Employee productivity and how it is changing

Breaking the wall K2 Partners Business Blog

The standard definition of productivity for a business is “A measure of the efficiency of a person, machine, factory, system, etc., in converting inputs into useful outputs.”

It is usually calculated by dividing the output for defined periods by the total costs (capital, energy, material, personnel).

That has served well for businesses involved in manufacture of a defined product and, to an extent, for those in the service sector.

The productivity calculation is changing thanks to technology

While it was straightforward to assign a value to the inputs of labour when production relied on people doing the work the equation needs to be adjusted with the increasing use of automation for all or part of the manufacturing process.

While capital, energy and material may still have a quantifiable cost that can be measured the role of personnel changes significantly.

While, of course, efficiency and optimising output are still essential to maximising productivity, how does labour fit into the calculation, when human beings are no longer performing those repetitive tasks on the production line?

The manufacturing model is changing where by the traditional manual role has largely been replaced by the management of equipment and systems.  This may involve programming equipment to set up the process, monitoring it while running and intervening only when something is wrong or in the event of a breakdown.

The new manufacturing roles require technical knowledge, materials management skills, quality control, administration and planning production. The blue collar worker is now a skilled and often highly trained engineer who no longer needs supervising by a traditional manager.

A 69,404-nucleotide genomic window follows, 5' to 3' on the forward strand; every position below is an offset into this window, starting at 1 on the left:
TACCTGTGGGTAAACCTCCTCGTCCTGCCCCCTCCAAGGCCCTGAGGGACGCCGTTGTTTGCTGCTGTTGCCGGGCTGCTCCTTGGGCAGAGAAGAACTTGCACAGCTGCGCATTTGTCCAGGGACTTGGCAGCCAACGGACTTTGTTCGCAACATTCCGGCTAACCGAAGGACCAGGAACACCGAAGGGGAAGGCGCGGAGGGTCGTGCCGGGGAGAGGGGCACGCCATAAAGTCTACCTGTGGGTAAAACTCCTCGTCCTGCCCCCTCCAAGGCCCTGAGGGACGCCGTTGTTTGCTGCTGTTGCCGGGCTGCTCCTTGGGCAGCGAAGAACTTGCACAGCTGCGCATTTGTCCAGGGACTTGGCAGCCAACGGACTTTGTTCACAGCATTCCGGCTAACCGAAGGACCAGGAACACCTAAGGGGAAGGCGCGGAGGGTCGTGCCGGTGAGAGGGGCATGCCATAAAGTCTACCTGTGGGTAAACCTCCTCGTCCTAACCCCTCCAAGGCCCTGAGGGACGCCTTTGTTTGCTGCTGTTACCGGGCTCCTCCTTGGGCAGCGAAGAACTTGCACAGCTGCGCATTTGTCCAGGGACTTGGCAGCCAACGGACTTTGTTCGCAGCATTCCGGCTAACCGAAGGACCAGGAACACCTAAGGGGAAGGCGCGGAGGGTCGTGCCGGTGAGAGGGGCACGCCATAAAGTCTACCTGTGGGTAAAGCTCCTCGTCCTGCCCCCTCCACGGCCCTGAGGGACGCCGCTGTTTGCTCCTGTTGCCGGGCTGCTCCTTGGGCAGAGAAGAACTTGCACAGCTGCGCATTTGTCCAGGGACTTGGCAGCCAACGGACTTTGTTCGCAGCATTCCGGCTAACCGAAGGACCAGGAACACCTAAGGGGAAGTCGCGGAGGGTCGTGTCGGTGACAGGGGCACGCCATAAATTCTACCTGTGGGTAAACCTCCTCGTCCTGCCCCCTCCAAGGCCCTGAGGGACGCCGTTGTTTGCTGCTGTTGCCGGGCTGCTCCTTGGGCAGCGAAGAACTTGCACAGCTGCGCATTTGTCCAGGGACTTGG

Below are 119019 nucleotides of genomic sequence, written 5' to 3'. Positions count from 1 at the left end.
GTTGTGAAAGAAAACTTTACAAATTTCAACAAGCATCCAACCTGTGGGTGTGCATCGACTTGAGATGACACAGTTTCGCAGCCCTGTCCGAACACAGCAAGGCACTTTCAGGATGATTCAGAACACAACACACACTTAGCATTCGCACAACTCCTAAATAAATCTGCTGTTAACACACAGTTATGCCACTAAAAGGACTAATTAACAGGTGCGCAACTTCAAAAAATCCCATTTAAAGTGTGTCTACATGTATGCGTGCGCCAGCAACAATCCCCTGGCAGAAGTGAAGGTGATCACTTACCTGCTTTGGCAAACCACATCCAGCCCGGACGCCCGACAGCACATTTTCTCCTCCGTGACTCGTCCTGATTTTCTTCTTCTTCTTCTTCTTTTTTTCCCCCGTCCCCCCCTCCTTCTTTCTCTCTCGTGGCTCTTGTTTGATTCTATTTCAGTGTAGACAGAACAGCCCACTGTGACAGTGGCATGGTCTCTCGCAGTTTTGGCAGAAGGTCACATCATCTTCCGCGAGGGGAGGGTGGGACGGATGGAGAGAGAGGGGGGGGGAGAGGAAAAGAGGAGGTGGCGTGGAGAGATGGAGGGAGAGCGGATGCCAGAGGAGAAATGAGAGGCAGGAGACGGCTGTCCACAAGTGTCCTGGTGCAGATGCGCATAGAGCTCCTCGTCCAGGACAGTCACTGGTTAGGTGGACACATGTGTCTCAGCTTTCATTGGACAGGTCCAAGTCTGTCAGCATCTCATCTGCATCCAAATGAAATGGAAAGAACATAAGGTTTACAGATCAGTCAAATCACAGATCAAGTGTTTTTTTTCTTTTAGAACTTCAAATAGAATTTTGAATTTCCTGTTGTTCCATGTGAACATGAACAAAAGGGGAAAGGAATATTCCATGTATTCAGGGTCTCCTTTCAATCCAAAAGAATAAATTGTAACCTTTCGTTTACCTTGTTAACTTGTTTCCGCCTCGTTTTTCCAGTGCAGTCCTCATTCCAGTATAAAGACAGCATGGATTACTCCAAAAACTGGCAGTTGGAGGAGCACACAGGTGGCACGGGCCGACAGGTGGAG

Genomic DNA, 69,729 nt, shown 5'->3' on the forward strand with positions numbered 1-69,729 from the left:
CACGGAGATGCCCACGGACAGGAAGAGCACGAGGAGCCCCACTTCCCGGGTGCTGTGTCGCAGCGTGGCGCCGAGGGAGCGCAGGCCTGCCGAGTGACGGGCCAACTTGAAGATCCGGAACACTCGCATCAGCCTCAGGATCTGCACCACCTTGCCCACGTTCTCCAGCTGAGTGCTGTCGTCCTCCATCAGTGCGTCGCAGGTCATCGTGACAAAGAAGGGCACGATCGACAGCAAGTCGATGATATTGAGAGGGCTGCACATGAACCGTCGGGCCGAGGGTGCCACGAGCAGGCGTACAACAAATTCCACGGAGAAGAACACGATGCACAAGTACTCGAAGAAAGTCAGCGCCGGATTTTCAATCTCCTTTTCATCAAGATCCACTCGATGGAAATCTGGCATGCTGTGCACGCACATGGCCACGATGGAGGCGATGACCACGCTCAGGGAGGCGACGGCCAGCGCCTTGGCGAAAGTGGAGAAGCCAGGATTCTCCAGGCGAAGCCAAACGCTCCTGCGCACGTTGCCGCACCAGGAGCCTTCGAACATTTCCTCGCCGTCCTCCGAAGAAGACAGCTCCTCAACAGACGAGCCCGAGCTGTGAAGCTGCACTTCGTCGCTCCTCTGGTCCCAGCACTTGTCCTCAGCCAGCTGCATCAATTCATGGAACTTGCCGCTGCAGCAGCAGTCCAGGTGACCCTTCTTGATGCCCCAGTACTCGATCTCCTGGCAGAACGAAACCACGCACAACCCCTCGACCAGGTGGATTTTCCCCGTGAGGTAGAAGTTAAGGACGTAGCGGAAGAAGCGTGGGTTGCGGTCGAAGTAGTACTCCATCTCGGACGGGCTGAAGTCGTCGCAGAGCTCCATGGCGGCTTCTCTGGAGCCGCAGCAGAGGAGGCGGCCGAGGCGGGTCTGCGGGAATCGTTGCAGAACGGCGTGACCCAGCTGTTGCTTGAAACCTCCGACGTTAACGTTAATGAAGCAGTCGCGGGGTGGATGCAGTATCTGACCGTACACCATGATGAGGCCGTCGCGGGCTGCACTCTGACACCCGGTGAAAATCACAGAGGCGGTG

Even such basic jobs as road sweeping are no longer about a person with a sweeping brush and dustcart. They are now more likely to involve someone operating a mechanised sweeper, which may need more training and skill. Modern tractors and farm equipment take technology to a new level.

While automation can eliminate back-breaking labour and improve productivity in manufacturing, it still needs people with the training and knowledge to operate machines, maintain and fix them and to understand how to get the best performance out of them.

This may result in the need for fewer employees in a business, but with a higher level of skill and education and therefore higher levels of pay. A consequence is less need for middle management.

Therefore, when calculating business productivity where automation is playing a part, the costs of the various inputs, including personnel, and their relative importance will need to be rebalanced.

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